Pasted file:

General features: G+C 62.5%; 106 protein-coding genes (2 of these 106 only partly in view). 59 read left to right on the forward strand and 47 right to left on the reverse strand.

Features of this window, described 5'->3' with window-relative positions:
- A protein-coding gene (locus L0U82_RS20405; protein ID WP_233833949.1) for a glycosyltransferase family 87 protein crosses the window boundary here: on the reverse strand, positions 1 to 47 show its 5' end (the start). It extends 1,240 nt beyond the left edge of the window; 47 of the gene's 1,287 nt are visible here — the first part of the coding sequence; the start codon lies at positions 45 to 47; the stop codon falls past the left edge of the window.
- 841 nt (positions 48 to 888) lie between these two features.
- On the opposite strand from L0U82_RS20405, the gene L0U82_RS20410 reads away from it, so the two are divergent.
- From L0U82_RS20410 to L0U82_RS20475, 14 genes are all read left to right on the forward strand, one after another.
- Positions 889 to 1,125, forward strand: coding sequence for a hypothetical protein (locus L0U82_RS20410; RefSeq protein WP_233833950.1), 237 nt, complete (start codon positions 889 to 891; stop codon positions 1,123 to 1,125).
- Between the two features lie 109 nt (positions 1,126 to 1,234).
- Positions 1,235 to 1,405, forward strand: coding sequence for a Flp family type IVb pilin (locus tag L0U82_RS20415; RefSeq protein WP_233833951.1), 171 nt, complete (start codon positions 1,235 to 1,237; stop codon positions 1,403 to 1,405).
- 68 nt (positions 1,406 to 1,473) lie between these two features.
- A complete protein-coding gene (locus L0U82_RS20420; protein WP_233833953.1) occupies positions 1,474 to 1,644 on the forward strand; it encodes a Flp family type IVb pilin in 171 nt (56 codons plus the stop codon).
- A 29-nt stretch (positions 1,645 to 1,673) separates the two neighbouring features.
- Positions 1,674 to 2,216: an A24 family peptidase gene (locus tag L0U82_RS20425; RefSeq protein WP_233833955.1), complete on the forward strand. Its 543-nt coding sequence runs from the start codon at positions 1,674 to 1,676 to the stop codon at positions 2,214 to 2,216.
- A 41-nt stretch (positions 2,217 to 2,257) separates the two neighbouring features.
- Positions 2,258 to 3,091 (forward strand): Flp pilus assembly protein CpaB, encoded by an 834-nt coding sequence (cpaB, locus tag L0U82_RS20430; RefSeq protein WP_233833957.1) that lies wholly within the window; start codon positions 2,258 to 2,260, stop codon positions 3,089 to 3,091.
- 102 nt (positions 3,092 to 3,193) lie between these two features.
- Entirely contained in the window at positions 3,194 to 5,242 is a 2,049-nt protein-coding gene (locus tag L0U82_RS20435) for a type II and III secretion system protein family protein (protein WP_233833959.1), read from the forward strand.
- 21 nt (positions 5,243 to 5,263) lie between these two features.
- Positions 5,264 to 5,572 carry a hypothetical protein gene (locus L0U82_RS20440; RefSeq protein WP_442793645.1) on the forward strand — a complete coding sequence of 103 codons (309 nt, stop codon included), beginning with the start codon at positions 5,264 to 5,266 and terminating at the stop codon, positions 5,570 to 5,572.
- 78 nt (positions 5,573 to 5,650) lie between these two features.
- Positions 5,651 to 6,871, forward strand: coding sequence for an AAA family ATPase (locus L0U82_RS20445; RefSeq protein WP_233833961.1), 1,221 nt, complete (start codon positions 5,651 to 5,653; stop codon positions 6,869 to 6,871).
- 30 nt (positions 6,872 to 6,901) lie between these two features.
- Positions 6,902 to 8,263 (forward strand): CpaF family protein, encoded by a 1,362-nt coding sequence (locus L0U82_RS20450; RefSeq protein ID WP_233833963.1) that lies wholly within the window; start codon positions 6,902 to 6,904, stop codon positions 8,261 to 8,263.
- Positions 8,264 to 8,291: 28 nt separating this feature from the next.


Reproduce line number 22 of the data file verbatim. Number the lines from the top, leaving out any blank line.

- 30 nt (positions 6,872 to 6,901) lie between these two features.